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In my dealing with investment clients, I often find my clients falling in love with their investments. I will always counsel them to distance themselves from their investments because once they become too emotional, their investment decision making becomes subjective. How do you know you are in love with your investments?
First, if you have been investing based on the past success of the investment, you could be falling in love with it. The word to describe it is ‘representativeness’. Examples of representativeness are “I am investing more because this fund has provided 20% return in the past year” or “I am investing more in REITs because it has provided me with good dividends”. The correct approach in investment is forward looking. There is no reason history will repeat itself. Investments should be based on current valuation and growth prospects. Just because things have been good in the past does not mean it will be in the future.
Second, a concentrated portfolio is another symptom in falling in love with your investments. I recall I had a case in which the client had a couple of million dollars in just a few stocks. When I asked him the reason I was told he invested huge amount of money in those stocks during the financial crisis strongly believing he would reap a large profit later. The word to describe such behavior is called ‘Overconfidence’. Overconfidence can lead to excessive trading and concentrated (undiversified) portfolios. Concentrated portfolios can lead to massive losses.
Third, a portfolio consists mainly of REITs, preference shares or real estate could be a symptom of falling in love with investments. This is known as ‘Self-control’. Such an individual has a desire to have control over the investments and wealth. For them, cash flows are considered income rather than part of the portfolio return. For example, many retirees prefer high dividend-paying stocks and bonds because they feel they are spending the cash flows from their portfolios only and not the principal. However, the right approach is total return rather the treating dividends and principal as separate. In today’s technology, it is possible to create a stream of cash flows automatically even in portfolios that have no dividend.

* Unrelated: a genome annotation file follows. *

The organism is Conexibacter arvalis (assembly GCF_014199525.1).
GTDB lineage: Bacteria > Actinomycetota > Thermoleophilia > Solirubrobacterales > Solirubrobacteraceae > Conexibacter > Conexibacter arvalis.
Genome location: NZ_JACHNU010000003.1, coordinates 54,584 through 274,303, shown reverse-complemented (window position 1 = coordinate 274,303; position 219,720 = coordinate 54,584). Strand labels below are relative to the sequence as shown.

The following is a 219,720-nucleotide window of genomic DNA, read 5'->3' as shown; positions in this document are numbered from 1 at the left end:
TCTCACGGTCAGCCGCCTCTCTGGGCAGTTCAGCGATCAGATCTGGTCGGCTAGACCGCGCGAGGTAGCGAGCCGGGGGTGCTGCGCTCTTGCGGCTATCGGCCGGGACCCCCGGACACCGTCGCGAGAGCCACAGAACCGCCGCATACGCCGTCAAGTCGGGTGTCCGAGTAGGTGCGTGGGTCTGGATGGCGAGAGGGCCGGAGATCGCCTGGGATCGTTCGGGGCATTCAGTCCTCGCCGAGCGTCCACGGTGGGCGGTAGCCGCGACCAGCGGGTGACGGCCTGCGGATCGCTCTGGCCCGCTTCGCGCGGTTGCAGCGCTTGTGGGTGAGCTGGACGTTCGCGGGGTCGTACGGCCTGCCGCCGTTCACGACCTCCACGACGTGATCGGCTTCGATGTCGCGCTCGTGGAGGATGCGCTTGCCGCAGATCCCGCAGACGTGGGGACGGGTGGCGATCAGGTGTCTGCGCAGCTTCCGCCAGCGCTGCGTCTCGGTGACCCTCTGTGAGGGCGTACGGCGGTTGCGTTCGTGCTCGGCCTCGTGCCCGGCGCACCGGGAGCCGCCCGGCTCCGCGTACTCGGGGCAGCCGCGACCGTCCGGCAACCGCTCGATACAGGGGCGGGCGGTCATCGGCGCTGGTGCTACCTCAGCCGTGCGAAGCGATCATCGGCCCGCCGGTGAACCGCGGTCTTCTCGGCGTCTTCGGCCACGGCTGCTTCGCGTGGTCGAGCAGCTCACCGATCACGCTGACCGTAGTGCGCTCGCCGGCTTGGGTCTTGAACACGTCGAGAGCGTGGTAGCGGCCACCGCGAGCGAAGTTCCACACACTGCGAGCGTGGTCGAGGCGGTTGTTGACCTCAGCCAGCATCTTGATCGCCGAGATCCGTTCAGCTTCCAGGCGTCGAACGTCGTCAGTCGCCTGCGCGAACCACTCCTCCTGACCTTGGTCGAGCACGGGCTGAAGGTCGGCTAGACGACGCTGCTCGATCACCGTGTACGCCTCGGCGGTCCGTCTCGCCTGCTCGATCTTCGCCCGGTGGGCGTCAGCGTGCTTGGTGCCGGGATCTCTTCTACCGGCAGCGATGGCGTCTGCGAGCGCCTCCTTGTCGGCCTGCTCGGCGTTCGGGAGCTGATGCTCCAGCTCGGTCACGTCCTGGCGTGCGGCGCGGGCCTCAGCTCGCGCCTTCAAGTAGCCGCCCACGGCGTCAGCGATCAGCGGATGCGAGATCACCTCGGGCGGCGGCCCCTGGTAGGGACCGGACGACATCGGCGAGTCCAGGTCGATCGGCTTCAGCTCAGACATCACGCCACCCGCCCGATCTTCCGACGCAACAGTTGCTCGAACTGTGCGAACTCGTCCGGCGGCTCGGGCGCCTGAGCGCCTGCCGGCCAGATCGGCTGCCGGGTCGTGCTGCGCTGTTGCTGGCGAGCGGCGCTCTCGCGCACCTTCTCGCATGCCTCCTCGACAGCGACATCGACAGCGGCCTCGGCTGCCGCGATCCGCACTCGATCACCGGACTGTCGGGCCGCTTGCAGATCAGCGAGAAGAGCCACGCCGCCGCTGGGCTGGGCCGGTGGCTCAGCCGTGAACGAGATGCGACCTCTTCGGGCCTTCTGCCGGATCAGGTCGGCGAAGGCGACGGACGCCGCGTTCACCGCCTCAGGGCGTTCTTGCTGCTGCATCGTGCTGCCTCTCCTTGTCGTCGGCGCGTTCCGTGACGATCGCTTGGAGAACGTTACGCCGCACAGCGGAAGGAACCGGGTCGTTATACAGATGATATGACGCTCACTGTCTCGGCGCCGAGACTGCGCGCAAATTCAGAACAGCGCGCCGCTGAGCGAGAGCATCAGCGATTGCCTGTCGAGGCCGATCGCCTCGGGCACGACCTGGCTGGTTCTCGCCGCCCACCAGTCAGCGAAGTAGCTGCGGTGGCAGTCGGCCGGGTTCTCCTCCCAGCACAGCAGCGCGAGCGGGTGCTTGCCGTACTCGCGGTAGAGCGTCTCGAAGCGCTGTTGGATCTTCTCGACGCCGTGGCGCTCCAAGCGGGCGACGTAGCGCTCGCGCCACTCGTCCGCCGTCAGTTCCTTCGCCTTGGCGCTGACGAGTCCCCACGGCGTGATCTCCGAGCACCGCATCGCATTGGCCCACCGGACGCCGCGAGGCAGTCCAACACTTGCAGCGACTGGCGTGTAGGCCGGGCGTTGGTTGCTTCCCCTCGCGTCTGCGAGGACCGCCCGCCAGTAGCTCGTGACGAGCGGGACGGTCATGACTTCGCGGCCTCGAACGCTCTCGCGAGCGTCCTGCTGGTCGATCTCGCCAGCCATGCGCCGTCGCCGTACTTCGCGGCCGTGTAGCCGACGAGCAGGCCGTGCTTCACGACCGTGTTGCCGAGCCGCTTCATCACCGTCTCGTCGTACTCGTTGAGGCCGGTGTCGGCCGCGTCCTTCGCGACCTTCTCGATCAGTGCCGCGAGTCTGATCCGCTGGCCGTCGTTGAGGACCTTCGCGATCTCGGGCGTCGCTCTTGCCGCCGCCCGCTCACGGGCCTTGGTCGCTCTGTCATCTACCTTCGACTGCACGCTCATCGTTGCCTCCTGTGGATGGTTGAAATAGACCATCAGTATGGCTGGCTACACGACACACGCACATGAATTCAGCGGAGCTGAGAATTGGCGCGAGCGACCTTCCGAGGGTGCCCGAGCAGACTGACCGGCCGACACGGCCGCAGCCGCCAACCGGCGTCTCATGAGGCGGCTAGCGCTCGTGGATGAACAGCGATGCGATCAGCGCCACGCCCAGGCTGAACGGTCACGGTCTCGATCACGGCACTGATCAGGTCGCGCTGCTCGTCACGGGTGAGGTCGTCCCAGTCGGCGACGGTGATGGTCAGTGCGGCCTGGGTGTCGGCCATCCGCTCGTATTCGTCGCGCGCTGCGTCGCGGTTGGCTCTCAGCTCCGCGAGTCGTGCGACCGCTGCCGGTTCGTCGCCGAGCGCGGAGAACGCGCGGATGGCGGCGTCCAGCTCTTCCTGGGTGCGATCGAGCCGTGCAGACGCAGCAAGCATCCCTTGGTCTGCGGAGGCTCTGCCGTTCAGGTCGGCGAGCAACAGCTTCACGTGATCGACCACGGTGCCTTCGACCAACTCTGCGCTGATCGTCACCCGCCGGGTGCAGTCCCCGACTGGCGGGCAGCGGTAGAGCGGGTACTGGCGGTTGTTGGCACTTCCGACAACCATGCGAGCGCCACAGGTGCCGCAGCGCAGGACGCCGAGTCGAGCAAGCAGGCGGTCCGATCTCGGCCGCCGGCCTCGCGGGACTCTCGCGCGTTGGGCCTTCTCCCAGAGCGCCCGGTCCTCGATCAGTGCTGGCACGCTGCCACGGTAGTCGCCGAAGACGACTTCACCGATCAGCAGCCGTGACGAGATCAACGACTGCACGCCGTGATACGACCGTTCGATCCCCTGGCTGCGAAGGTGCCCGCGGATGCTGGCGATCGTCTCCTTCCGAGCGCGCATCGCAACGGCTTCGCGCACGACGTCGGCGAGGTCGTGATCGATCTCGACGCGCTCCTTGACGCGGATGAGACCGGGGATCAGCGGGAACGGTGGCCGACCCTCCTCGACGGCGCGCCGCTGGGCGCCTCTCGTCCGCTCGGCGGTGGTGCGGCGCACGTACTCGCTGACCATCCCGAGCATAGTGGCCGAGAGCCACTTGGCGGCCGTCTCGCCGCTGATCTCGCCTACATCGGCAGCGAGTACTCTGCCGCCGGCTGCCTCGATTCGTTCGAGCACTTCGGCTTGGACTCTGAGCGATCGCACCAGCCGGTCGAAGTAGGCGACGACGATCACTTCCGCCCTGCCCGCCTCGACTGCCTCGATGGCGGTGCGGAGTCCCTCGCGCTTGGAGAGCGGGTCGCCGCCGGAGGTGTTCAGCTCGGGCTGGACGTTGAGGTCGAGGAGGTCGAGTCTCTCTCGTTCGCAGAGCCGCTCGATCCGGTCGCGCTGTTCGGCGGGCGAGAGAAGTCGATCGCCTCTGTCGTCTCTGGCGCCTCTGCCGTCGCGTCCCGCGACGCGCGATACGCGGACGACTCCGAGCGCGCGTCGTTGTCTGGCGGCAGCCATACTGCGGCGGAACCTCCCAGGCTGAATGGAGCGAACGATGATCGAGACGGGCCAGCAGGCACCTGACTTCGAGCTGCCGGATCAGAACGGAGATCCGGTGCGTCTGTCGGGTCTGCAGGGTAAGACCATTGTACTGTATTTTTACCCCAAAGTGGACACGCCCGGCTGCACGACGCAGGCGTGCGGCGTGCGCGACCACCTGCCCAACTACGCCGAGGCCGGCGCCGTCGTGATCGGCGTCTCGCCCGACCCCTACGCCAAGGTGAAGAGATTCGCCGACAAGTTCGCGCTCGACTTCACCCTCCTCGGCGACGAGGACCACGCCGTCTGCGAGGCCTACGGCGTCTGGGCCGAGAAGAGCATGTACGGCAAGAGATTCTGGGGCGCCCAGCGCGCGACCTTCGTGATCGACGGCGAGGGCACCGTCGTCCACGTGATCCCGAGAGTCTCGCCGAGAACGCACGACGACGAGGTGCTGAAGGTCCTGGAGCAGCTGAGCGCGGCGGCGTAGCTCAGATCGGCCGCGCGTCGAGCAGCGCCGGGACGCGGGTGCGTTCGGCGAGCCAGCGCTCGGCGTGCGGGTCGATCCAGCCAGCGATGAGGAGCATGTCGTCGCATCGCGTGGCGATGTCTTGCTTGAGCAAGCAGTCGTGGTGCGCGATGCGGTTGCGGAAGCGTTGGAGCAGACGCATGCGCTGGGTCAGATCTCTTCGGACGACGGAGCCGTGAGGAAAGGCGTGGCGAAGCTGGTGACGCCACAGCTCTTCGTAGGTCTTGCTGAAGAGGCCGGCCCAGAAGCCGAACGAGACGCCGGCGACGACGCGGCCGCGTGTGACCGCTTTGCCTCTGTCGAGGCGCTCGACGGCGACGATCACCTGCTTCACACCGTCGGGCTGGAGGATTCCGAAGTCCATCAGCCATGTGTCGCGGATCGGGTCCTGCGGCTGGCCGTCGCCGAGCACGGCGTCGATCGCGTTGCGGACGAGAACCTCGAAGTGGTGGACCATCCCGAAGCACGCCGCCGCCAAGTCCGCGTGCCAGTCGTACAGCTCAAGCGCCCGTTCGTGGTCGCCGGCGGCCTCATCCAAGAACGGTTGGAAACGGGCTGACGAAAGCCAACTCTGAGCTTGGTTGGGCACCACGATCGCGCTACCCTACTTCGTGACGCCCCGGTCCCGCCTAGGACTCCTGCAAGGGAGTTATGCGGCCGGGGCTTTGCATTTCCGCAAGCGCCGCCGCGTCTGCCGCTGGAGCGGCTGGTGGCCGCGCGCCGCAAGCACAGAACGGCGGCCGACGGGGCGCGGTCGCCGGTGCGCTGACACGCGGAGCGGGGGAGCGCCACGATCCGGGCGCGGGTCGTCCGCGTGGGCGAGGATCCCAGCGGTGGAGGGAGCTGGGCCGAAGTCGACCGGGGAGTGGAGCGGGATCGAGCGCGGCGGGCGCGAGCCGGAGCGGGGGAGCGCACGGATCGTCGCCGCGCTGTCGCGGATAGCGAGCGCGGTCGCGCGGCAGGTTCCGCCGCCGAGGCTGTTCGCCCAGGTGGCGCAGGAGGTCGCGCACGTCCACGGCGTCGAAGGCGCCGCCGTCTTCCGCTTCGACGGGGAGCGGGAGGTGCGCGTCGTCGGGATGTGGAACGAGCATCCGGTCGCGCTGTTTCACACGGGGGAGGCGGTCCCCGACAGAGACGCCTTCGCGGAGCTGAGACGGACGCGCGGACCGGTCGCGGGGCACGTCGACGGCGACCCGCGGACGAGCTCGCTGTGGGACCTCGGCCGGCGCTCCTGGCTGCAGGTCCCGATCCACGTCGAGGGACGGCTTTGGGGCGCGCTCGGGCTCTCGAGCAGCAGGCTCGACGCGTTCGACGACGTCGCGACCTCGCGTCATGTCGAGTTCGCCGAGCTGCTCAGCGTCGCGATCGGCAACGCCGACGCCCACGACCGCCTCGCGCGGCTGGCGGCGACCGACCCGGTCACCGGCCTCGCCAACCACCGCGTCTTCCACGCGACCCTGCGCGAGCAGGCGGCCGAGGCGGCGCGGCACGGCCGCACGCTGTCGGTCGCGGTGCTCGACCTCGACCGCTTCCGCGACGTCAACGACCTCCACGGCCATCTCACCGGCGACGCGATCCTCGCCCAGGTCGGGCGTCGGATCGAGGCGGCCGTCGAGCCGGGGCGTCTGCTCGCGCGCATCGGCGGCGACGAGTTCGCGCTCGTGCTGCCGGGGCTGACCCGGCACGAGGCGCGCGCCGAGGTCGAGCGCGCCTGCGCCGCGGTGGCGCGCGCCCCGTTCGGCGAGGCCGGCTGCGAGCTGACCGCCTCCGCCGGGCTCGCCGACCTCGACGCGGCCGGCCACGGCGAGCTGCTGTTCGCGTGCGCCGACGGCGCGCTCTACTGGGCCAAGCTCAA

Fourth symptom. Does your portfolio consist mainly in Singapore stocks? You may have fallen in love. Specifically, you could be suffering from familiarity bias or home bias. Familiarity bias means the tendency to avoid ambiguity and invest in securities with which you are familiar with. Home bias means the tendency to invest in domestic securities over international securities due to familiarity with the local market. Familiarity bias and home bias tends to produce poorly diversified portfolios, ignoring many other investment opportunities in many part of the world. For those who are working in Singapore, it may not be advisable to invest in Singapore stocks as both your employment and investments could go down together during economic crisis.
The fifth symptom. Have you ever face with a situation in which you are reluctant to cut lost? I face the same situation with my clients when they refuse to sell existing funds. Usually the main reason is not wanting to cut lost. Effectively they have ‘fallen in love’ with the fund except that it is a painful love-hate relationship! We call such problem as ‘loss aversion’. Loss aversion means the reluctance to accept losses. Usually this problem arises due to the misconception of realized and unrealized losses. They feel that as long as they do not sell, these losses are merely on paper. In many developed countries, there is a material difference between realized and unrealized losses due to tax-loss harvesting. In Singapore, there is no difference in tax treatment between realized and unrealized. Moreover, for liquid assets such as unit trusts, realized and unrealized losses are identical in monetary value. Therefore, it is a fallacy to say losses are only ‘on paper’ if the investment isn’t sold. Loss aversion is a serious problem because it can lead to risk seeking behavior due to the insistency in remaining invested in an investment that has increasing higher risk. The right type of behavior is risk minimization and return maximization.
To me, loss aversion is the most common and worst time type of problem. I have seen it in clients who speculated in dual currency on the advice of the bank only to be ‘converted’ to a foreign currency at a loss. Their refusal to convert back to local currency in order to cut losses and eliminate further risks taking often results in massive currency losses.
My advice to everyone is you need to be aware of the psychology behind investments. Sometimes the greatest enemy is your own self. Never fall in love with your investments. When in doubt, consult a professional investment adviser.
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